Priest says he was put on leave for speaking out on sex abuse settlement

Santa Fe New Mexican

July 27, 2022

By Sean P. Thomas

The Rev. Vincent Chávez, pastor of St. Therese of the Infant Jesus Catholic Church in Albuquerque, said he has been placed on a leave of absence after publicly criticizing the Archdiocese of Santa Fe’s request that its parishes contribute $12 million to a $121.5 million sexual abuse settlement.

Chávez said after he spoke out publicly in a July 3 story in The New Mexican, he was called into a tense meeting that ended with the priest being placed on leave.

Chávez, 59, said the leave will last four to six months starting Aug. 1. During this time, as Chávez understands it, he will not be able to attend archdiocese events but can still see and socialize with parishioners outside of parish buildings.

Chávez said the leave could be “for multiple reasons,” noting he has faced a few health issues that crept up last summer. However, when asked if he believed he was being placed on leave after his comments, he responded with an emphatic “yes.”

“I poked the bear too much,” he said.

“I’ve taken sabbaticals before,” he added. “This one is being forced upon me. It will be fine; it will be an opportunity to just rest and be free of responsibilities.”

The archdiocese sent a letter last month that asked its 93 parishes to contribute a combined $12 million to help close the gap between what the archdiocese’s insurers will pay and the $75 million the archdiocese is responsible for covering.

Chávez questioned the fairness of the archdiocese’s ask of individual parishes in July.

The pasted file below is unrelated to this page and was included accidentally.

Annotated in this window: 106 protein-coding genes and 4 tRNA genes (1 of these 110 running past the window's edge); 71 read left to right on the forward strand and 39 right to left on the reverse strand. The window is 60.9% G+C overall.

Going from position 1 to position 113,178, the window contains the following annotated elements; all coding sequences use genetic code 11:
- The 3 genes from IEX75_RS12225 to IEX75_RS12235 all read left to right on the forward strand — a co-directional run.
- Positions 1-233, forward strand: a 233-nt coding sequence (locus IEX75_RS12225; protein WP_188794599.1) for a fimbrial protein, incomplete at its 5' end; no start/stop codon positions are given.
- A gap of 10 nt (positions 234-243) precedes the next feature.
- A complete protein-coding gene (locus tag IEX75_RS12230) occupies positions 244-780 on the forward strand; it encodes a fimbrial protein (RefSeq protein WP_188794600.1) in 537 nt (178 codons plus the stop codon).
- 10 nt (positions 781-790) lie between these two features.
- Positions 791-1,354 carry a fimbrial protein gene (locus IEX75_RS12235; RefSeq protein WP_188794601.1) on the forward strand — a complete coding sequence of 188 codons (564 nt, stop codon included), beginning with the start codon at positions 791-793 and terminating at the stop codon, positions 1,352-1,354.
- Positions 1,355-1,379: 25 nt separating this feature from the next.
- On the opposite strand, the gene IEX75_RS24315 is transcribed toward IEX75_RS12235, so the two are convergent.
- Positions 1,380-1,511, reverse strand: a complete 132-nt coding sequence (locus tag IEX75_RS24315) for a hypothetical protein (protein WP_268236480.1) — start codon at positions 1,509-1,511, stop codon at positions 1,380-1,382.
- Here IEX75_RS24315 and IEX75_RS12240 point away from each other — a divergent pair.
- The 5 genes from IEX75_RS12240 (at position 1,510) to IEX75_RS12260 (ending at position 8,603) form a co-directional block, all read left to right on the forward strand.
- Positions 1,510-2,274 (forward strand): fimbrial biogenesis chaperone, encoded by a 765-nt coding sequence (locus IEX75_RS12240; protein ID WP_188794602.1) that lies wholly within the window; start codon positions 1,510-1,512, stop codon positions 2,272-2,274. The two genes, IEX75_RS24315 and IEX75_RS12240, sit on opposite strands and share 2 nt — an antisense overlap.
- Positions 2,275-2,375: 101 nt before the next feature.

“Catholics all over the Archdiocese should be angry,” Chávez he wrote in an email.

The settlement with 375 claimants is one of the top five payouts in abuse litigation involving the Catholic Church in the United States, according to online watchdog, which tracks abuse cases against the church.

In an email in early July, Chávez wrote he didn’t believe victims — and church members — should have to pay the cost of their own settlements.

He also noted St. Therese of Infant Jesus already owes the archdiocese about $150,000 for a loan the church had to take out to replace its faltering roof. He feared the payout would push the parish into harsher economic uncertainty.

A spokesperson for the Archdiocese of Santa Fe did not immediately respond to a request for comment.

Chávez is an often-outspoken pastor who has acted as a whistleblower by cooperating in past criminal cases against pedophile priests. He said when he was told he was going to need to take a leave of absence, it reminded him of a similar instance during the mid-2000s, when he was placed on leave after speaking publicly about the Catholic Church’s sexual abuse cases in Boston.

“I was sent to priest prison for seven months on official charges of arrogance,” he said.